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Do you have a story to tell? The Athenaeum Press wants to hear it

April 3, 2018
The Athenaeum Press, the student-driven publishing lab at Coastal Carolina University, is seeking stories organic to this region—from South Carolina’s history to issues this region faces today.The Athenaeum Press, the student-driven publishing lab at Coastal Carolina University, is seeking stories organic to this region—from South Carolina’s history to issues this region faces today.The Athenaeum Press, the student-driven publishing lab at Coastal Carolina University, is seeking stories organic to this region—from South Carolina’s history to issues this region faces today.

The Athenaeum Press, the student-driven publishing lab at Coastal Carolina University, is seeking stories organic to this region—from South Carolina’s history to issues this region faces today. From archives, concepts, little-known places, old folk stories and buried treasure, if there’s a good story, the Press wants to hear about it.

Unlike other university presses, The Athenaeum Press does not publish completed manuscripts, but instead develops projects from the ground up with a team of faculty, students and community members. Teams develop, refine and storyboard the project, then design and build the project across a wide variety of formats. The result is a multimedia work that is both digital and tangible.

“The Press uses our corner of the state as a classroom for our students,” said Alli Crandell, project manager for the Press. “It is part design lab, part classroom, part museum for our community. We bring the talents of our faculty and students to help tell the unique stories of our region, to help define what makes this place, our place, matter.”

Over the past five years with the help of more than 100 students, the Press has produced a photography book about a 19th-century journey in a paper canoe, a web series documentary about homelessness in Myrtle Beach, and an interactive and traveling museum exhibit on African-American soldiers during WWII, among others.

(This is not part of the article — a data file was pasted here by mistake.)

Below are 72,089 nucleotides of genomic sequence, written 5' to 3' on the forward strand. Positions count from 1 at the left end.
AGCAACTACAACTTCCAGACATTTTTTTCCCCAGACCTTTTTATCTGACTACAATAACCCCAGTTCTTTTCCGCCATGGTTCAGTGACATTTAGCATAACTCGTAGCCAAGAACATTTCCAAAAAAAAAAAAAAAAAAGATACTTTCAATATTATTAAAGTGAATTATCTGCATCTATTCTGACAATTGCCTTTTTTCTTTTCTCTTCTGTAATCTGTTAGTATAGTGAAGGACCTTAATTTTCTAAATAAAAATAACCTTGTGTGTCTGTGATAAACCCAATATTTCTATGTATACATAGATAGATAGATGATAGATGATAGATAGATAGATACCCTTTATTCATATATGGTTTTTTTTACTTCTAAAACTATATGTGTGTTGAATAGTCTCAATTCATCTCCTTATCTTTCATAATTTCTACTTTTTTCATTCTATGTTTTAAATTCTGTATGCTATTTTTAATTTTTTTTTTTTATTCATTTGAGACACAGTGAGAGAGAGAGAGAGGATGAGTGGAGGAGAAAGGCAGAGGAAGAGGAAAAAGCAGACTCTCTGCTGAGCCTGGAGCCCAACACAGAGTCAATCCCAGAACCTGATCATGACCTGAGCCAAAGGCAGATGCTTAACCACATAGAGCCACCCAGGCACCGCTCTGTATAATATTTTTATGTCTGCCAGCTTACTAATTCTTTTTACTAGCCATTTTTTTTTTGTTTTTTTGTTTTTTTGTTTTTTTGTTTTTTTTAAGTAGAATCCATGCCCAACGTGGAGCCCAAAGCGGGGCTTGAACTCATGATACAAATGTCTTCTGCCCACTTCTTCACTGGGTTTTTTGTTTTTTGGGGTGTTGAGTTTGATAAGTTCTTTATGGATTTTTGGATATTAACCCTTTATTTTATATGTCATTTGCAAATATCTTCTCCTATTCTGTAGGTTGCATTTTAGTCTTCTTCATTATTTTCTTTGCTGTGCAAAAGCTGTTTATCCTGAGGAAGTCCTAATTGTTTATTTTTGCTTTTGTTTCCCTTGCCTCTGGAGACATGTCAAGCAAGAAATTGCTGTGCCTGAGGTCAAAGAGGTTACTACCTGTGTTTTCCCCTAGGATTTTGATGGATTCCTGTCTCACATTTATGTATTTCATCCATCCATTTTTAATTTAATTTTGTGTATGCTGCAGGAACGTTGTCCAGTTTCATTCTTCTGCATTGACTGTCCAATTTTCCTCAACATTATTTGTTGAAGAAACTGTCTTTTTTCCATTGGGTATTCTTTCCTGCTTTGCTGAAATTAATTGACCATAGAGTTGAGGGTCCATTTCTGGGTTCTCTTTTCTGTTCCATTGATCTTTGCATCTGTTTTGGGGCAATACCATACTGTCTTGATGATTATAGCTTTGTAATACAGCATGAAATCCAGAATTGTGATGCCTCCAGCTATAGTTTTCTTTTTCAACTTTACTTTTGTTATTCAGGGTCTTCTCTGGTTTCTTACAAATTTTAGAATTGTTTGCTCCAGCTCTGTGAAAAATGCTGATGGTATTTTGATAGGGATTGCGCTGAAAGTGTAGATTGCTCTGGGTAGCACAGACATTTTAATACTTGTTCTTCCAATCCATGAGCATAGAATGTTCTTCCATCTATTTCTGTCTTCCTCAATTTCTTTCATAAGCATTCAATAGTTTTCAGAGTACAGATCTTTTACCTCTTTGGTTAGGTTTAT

“Each one of the students who has been a part of the Press over the years has been personally affected by learning something and engaging with our community on a variety of projects – from energy policy to Gullah Geechee heritage – through design, research and storytelling,” said Crandell.

The Press’ focus is not limited to ideas that originate from within the internal CCU community. It has published Jane Spillane’s memoir, “My Life with Mickey,” and collaborated with other organizations and universities like the Penn Center and Norfolk State University for the “Gullah: The Voice of an Island” project. It also publishes the South Carolina Political Science Association’s Journal of Political Science annually.

Anyone can submit a project idea: community members, nonprofit organizations, or students and faculty members at CCU or other institutions. The Press especially encourages project ideas and submissions from underrepresented communities that expand and diversify the perception of this region. The Press is interested in projects dealing with distinctive, experimental and boundary-challenging topics.

Projects are developed over the course of a semester or a year, depending on the amount of field work and research required. People who submit project proposals will work closely with the Press to develop and guide the project, and the team will determine how best to tell the story.

All that is required to submit a project is a short description, biographies of the proposers and a preliminary budget. Projects are evaluated based on their potential for multimedia development, collaboration and student learning potential. Complete details can be found at theathenaeumpress.com/submit. The proposal deadline has been extended to April 20, 2018.

Past projects and the call for submissions can be found at theathenaeumpress.com.

Social media:

Facebook: facebook.com/theathenaeumpress

Instagram: @athenaeumpress

YouTube: “The Wealth of Nothing” project launch / The Press celebrates its $100,000 grant for Sandy Island project